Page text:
The moral status
The moral status of animals is at the centre of ethical debate about whether we have the right to use them in research and testing. Few people disagree that animals count in our moral framework. The more difficult question, especially in the case of animal research, is how much do they count? Should the needs and interest of other animals weigh as heavily in the balance as those of humans? Morality or ethics at a personal level takes the form of an ability to discern right and wrong, good and bad or evil, and to choose in an informed way to live by what is judged right and good.
At the level of society, morality is the whole phenomenon of directing behavior by means by means of the distinction between right and wrong, good and bad or evil. Animal experimentation as a scientific method began to gain currency in Britain in the nineteenth century, with the spread of the new disciplines of experimental physiology and medicine. There was adverse public reaction to the suffering endured by animals, as well as the conditions in which they are kept, because animal research has been a major strand of scientific endeavor for so long . Many medical advances have involved experiments on animals.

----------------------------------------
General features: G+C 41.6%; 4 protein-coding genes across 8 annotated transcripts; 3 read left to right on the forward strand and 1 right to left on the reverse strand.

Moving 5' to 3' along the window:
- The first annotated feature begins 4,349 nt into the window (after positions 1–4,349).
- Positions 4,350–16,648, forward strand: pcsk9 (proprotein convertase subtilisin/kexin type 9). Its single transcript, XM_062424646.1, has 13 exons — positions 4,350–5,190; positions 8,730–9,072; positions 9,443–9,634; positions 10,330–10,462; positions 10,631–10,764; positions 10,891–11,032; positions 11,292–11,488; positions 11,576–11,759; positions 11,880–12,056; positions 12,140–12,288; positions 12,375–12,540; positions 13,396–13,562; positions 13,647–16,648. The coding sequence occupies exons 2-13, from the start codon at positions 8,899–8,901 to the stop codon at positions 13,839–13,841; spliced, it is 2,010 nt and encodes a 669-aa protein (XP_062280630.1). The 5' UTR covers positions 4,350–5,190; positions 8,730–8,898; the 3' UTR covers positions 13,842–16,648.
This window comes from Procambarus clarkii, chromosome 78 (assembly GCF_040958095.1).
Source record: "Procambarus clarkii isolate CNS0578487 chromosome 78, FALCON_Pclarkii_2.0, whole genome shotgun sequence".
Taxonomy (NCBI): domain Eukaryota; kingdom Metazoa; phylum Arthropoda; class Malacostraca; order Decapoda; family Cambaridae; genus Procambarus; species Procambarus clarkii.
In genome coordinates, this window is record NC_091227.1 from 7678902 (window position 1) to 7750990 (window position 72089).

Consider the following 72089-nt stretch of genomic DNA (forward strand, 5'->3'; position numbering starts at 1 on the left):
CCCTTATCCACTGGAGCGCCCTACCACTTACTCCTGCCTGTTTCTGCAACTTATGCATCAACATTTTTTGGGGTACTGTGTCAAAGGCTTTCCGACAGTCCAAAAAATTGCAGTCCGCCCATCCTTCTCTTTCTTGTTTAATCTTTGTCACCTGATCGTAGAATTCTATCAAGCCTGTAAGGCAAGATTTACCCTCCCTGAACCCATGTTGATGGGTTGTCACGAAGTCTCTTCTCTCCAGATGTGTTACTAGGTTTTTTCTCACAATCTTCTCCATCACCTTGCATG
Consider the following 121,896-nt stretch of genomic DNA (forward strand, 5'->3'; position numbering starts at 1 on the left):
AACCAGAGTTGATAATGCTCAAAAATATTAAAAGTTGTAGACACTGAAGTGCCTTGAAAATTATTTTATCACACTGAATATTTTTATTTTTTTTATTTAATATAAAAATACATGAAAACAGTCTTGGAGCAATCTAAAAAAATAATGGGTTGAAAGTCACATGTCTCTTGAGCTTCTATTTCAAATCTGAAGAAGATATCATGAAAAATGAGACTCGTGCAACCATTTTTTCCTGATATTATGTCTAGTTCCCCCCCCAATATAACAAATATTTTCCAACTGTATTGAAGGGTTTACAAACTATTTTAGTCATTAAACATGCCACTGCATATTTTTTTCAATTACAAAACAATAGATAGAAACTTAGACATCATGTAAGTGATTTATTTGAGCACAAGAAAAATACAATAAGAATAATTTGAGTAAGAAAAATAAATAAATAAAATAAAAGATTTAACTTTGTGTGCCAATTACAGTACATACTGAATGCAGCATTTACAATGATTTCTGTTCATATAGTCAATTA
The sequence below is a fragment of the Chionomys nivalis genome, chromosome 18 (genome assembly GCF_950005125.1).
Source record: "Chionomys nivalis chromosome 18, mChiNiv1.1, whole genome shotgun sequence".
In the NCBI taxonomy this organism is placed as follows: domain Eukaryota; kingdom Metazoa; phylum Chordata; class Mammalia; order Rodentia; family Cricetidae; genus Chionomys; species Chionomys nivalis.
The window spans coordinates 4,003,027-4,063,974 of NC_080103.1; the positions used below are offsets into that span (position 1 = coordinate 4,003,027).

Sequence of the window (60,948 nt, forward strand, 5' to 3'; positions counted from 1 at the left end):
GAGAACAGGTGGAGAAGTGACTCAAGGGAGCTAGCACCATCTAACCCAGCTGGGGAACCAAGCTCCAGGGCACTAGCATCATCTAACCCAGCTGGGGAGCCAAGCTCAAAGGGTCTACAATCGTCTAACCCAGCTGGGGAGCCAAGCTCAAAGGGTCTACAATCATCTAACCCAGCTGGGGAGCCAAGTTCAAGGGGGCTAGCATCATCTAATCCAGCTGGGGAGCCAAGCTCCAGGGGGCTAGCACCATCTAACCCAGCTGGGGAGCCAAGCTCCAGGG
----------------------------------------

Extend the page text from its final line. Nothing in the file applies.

However, simply because animal experiments have figured in many medical developments does not necessary mean that every advance has benefited from animal experiments or crucially depended on them. It would also be incorrect simply to assume that, because animal experiments were so widely used in the last two centuries, they must remain a dominant methodology in the twenty-first century. Cloning sometimes called nuclear transfers, sometimes nuclear replacement this involves the transfer of the DNA nucleus from a cell to an egg from which the nucleus has been removed.
The research made by Ian Wilmut and Keith Campbell as made history when they did this in a sheep, starting with a cell from an adult ewe, transferring its nucleus to an egg from another ewe, who gave birth to Dolly. From this point of view, many people have believed that cloning can be defined as creating a new sheep, maybe a new human being. The definition is too narrow for geneticist who uses the word cloning to mean copying or replicating any DNA, from short stretches to the entire nucleus or genome.